New lab paper led by Lily as part of the AmeriFlux special issue!

In deciduous forests, can we predict leaf-out w/ Phenocam and net carbon uptake using a simple soil-air temperature model first proposed by Baldocchi et al., 2005?

This work started as Lily's undergrad thesis at Berkeley and uses longer time series to test the model across a broader range of functional groups, climates, and biomes.

The main take-aways are:

  • Soil and air temperature can be used to predict start of growing season.
  • Highest model concordance found in temperate mid-latitude deciduous forests.
  • Altered dynamics exhibited in high latitude sites and extreme climate sites.

Paper abstract:

Forest ecosystems play a major role in sequestering atmospheric carbon dioxide, which can help offset the detrimental effects of anthropogenic carbon emissions. However, climate change has and will continue to affect the phenology of forest ecosystems’ carbon uptake, changing both the “carbon uptake transition date” - when forests shift from being a net carbon source to sink - and the “green-up date” reflecting the onset of bud burst. Previous studies have shown that a forest's carbon uptake transition date correlates to the date when soil temperature warms enough to surpass mean annual air temperature (soil-air temperature model). However, we still don't know if this simple relationship holds across different sites or over longer time periods. In this study, we explore the relationship between climate and both types of phenological transition dates using over 200 site years of data between 1997 and 2022. Using flux tower data from 18 sites across North America and Europe, we derive three potential carbon uptake transition dates corresponding to the dates when 10%, 25%, and 50% of seasonal net ecosystem exchange (NEE) amplitude is reached. Using PhenoCam data, we then derive three potential green-up dates corresponding to when 10%, 25%, and 50% of total seasonal green chromatic coordinate (GCC) is reached (the greenness model). We evaluate our model estimates using concordance coefficients, a metric of agreement between two measures, to determine which process, carbon uptake or budburst, is best predicted by the soil-air temperature model and to what extent. We find that variation in phenological relationships can be attributed to different regional and bioclimatic groups, highlighting potential biome-specific strengths and limitations of the soil-air temperature model. This model offers a simple approach to better understand phenological transitions and identify potential and limitations for a simple universal SOS prediction approach in deciduous forests.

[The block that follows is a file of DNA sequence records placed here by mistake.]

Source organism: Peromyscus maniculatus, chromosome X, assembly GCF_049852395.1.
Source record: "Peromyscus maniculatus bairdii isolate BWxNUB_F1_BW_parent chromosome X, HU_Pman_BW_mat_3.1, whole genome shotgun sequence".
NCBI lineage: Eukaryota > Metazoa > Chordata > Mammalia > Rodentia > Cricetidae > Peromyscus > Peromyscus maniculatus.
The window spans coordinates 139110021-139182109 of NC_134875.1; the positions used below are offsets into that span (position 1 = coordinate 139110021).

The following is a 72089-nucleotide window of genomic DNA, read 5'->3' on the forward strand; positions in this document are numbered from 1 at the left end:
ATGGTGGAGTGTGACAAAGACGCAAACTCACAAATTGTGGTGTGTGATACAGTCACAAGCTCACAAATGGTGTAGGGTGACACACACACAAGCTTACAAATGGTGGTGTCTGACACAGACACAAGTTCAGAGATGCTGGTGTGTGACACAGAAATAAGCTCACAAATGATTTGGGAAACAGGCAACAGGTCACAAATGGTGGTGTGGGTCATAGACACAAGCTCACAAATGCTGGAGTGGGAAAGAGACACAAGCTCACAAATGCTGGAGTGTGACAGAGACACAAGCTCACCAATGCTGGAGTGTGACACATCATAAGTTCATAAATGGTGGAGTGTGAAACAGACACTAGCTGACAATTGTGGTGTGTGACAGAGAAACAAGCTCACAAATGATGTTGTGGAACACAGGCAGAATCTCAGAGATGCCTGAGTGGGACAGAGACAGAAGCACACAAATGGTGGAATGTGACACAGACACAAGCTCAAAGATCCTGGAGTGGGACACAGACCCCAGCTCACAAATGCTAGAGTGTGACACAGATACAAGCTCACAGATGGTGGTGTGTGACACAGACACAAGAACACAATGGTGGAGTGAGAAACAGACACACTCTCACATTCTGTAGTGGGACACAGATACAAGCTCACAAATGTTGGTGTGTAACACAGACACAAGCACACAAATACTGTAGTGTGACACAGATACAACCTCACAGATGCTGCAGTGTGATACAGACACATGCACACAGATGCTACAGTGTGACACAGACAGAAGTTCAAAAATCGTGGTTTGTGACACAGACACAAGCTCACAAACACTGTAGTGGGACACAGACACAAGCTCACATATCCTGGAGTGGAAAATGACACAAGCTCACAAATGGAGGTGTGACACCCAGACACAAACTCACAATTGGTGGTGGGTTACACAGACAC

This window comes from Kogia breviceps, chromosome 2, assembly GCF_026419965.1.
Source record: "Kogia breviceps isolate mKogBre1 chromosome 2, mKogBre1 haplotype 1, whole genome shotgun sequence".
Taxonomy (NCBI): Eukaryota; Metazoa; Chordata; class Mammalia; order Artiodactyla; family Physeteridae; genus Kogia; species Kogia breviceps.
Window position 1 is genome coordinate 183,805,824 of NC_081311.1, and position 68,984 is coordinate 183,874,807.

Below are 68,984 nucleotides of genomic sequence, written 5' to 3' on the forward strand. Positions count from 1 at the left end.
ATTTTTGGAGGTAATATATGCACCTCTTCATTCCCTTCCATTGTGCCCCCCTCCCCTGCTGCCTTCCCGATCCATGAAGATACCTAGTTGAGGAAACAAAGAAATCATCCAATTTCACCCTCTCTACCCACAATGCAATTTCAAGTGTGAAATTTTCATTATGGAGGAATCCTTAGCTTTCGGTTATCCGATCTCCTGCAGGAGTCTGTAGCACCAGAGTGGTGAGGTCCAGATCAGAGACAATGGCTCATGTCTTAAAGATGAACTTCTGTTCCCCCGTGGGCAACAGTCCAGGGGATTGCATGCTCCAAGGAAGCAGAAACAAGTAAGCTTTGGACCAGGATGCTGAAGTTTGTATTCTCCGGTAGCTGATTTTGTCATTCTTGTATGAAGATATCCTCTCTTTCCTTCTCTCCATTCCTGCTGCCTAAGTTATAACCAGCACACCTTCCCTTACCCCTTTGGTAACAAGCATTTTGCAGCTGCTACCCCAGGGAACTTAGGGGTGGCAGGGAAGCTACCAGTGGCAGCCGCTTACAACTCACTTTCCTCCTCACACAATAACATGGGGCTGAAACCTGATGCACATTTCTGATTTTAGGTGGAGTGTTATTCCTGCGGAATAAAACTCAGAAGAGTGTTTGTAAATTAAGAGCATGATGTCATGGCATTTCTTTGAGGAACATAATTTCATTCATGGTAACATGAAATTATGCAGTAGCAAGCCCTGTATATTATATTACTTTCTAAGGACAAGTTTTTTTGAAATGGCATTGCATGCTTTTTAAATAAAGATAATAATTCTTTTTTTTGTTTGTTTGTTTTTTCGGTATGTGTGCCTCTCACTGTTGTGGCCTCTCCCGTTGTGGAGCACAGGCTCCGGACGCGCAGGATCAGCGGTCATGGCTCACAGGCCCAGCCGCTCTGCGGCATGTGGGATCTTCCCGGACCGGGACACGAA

Link here!